The Labour Party has pledged its support for out-of-hours deliveries, claiming smarter management of the UK road network is one of its transport priorities.

Speaking at a recent All-Party Parliamentary Group for Freight Transport session, shadow freight transport minister Richard Burden MP said: “The Olympic Games showed that through effective co-operation, cities can change freight patterns to achieve significant benefits: minimising congestion; improving reliability; enabling business to avoid disruption; improving safety for vulnerable road users and air quality.”

However, Burden added he knew it might be difficult for some businesses to have the capacity to stay open all night, and appreciated concerns about noise disruption.

“We are pleased that TfL has initiated a programme of extending out-of-hours deliveries with a consortium of London boroughs, major retailers and industry that are working together on new trials,” he said. “The results are expected in 2015 and Labour will be looking at these to consider what can be done in other parts of the country.”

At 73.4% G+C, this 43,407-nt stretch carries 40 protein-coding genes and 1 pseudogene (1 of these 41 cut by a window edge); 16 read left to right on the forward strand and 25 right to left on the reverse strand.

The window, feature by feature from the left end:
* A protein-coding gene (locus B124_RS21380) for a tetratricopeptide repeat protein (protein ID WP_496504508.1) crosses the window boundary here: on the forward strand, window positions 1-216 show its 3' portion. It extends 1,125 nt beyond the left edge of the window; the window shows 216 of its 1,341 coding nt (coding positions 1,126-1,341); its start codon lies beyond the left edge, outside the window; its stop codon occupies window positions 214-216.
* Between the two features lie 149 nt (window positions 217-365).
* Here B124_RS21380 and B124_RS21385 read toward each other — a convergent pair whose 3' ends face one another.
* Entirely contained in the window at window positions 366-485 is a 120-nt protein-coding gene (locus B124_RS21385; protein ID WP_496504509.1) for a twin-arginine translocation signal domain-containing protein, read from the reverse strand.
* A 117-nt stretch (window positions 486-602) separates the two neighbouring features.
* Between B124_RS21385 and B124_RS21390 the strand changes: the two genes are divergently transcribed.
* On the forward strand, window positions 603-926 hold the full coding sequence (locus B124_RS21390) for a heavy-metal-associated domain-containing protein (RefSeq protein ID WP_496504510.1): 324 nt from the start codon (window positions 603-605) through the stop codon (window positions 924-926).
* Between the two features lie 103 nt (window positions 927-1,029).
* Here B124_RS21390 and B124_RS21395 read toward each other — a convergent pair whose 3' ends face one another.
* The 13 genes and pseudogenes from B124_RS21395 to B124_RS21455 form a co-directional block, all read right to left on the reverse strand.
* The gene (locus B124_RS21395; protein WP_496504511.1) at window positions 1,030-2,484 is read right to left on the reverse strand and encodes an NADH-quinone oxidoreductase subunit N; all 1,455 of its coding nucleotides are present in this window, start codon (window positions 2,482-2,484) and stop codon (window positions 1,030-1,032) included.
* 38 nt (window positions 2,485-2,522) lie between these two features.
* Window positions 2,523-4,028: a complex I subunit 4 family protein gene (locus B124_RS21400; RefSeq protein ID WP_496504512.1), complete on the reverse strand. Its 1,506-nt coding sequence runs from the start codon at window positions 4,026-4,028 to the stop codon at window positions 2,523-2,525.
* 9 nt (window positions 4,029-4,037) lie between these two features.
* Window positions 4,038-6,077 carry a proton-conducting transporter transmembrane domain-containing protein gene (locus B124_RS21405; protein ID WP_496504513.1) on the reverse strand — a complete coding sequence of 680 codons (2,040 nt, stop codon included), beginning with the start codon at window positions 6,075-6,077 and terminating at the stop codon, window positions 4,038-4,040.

During the session, Burden also set out Labour’s position on longer, heavier trucks.

With regards to the 10-year trial of 1,800 longer semi-trailers up to 15.65m in length, which Labour has previously opposed on safety grounds, he said the evidence emerging indicates no increase in casualty rates and some indications of improved efficiency. “But we believe it is too early to make any long-term conclusions on this. We continue to look at this closely,” he said.

However, Burden reiterated that Labour has no plans to allow “even longer and heavier” HGVs onto UK roads.

  • The Quiet Cities global summit next month at Twickenham Stadium will provide delegates with all the inspiration and information they need to make quiet deliveries work for their businesses. Booking is open now.

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